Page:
Labor unrest became a major contributing factor in declining manufacturing output. But it is unclear whether or not there is a direct relationship between guerilla activity and that unrest. There were, however, eighty-six strikes in 1979, involving almost 23,000 workers, compared with only one strike, involving 700 workers, in 1975.

El Salvador - Other Leading Industries

The construction industry was one of the most dynamic in El Salvador during the 1970s. Value added increased from US$50 million in 1977 to US$80 million in 1978 but then declined precipitously, reaching a low of US$17 million in 1980. The industry reported only moderate growth in the early 1980s. Also, the number of workers employed in construction declined by over 75 percent between 1980 and 1986, from 13,100 workers to only 3,100.

Paradoxically, despite the industry's general decline, the number of building permits issued tripled between 1979 and 1984. The increase, however, went for housing; the number of permits issued for the construction of factories or other commercial buildings dropped from 320 in 1979 to only 35 in 1984. It is unclear, however, whether or not all the approved buildings were actually built. When the October 1986 earthquake prompted massive capital inflows for reconstruction, however, the construction industry grew by 14 percent in 1987 and stimulated the economy's 2 percent increase in GDP that year.

El Salvador's mining industry was first established in the late nineteenth century when Charles Butters, who had pioneered the cyanide process for mineral separation, opened several gold mines. Two of his gold mines (San Sebastian and Divisadero) were highly productive; the San Sebastian mine by itself yielded US$16 million worth of gold between 1908 and 1928. Mining declined significantly by the early 1930s because world gold and silver prices dropped and costs rose. Mining, which generated only a fraction of GDP in 1987, has not played an important role in the Salvadoran economy since. El Salvador also has deposits of silver, copper, iron ore, sulfur, mercury, lead, zinc, and limestone; of these, only gold, silver, and limestone were mined in 1987, and only in limited amounts.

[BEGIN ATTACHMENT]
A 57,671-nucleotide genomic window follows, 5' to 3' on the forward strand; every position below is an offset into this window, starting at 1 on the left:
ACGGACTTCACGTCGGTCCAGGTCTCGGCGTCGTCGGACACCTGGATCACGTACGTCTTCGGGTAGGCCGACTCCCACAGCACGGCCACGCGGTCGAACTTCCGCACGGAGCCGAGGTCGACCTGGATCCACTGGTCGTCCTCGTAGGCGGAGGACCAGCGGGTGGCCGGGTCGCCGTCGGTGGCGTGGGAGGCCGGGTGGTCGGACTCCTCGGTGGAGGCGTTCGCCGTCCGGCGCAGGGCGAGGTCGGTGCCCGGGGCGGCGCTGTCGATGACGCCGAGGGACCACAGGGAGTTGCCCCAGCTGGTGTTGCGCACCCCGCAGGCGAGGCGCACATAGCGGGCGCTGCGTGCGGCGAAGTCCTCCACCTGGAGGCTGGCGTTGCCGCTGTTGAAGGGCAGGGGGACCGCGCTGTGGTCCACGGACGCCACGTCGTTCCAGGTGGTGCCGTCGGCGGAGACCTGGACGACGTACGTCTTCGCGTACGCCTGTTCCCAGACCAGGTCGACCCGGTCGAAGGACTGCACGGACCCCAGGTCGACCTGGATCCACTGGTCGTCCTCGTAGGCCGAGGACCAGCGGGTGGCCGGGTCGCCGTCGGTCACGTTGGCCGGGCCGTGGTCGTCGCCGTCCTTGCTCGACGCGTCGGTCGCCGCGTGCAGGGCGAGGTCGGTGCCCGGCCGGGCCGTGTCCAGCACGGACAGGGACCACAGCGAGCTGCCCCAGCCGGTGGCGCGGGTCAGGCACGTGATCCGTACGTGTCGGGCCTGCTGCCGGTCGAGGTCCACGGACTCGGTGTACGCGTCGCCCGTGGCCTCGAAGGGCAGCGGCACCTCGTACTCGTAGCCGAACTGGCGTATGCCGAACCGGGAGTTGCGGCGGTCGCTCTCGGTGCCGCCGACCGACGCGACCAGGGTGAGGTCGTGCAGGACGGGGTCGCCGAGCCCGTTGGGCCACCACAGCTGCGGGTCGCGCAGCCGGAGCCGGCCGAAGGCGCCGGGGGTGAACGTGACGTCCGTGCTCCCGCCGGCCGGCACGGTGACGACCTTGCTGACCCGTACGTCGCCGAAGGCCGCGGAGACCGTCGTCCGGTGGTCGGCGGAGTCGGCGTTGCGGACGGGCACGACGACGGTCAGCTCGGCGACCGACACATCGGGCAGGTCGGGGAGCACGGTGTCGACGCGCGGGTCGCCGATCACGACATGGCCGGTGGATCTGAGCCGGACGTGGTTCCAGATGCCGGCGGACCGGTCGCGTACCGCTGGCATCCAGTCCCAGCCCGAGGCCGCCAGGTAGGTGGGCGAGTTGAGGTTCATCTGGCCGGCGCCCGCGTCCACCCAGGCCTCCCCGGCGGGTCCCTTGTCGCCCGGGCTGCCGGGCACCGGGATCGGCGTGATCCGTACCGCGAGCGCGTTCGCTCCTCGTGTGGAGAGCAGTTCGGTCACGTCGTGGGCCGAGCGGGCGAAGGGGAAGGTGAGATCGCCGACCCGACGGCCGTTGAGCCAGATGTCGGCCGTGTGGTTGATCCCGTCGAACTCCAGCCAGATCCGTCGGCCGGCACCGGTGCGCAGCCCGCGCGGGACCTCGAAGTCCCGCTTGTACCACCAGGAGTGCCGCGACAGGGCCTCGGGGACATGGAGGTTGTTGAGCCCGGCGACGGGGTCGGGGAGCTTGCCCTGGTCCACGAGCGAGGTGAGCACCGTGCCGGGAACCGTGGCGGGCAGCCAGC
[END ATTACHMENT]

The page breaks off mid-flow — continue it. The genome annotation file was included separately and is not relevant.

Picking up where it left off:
El Salvador - Government and Politics

SINCE THE REFORMIST COUP of 1979, El Salvador has experienced wrenching political turmoil as numerous actors, movements, and forces contended for the right to shape the country's future. By the late 1980s, the most extreme of these forces--the oligarchic elite and the Marxist-Leninist guerrilla forces--appeared to have lost some of their previous influence, as a still-tentative democratic process continued to evolve amid trying circumstances. The United States loomed large in this process as the country's major source of economic and military aid and assistance and the most enthusiastic foreign supporter of its democratic efforts. Despite consistent support from Washington and a certain amount of progress in human rights and economic reform, many problems remained intractable, and the overall political situation was still volatile and, to some extent, unpredictable. The conservative Nationalist Republican Alliance underscored this fact by capturing a surprising legislative majority in the March 1988 elections.

Although the system established by the Constitution of 1983 was functional, some observers questioned its legitimacy because it excluded the Salvadoran left from the political process. As the 1989 presidential elections approached, however, these claims lost some of their validity in the face of the return to El Salvador of such opposition figures as Guillermo Manuel Ungo Revelo and Ruben Zamora Rivas, the establishment of the Social Democratic Party and the possibility, however dubious, of a settlement between the government and the Farabundo Marti National Liberation Front-Revolutionary Democratic Front within the framework of the Central American Peace Agreement signed in Esquipulas, Guatemala, on August 7, 1987 (the so-called Arias Plan).

Observers were reluctant to predict the odds of successful implemention of a genuine democratic system in El Salvador, a country with no real democratic tradition to draw on, where economic conditions were tenuous at best and where a destructive and divisive insurgent conflict wore on with no resolution in sight. It was clear, however, that the El Salvador of the late 1980s was different from the El Salvador of the 1970s and that further change was inevitable, even if the exact nature of that change remained uncertain.

The Constitutions of El Salvador, 1824-1962

<>The Constitution of 1983
The Executive
<>The Legislature
<>The Judiciary
<>The Military
<>Local Government
Electoral Procedures
<>The Electoral Process
<>Political Parties
Christian Democratic Party
<>Nationalist Republican Alliance
<>National Conciliation Party
<>Left-Wing Parties
<>Other Parties
<>Interest Groups
Private Enterprise
<>Labor and Campesino Groups
<>The Roman Catholic Church
<>Mass Communications
<>Relations with the United States
<>The Contadora Process
<>The Arias Plan


The Constitutions of El Salvador, 1824-1962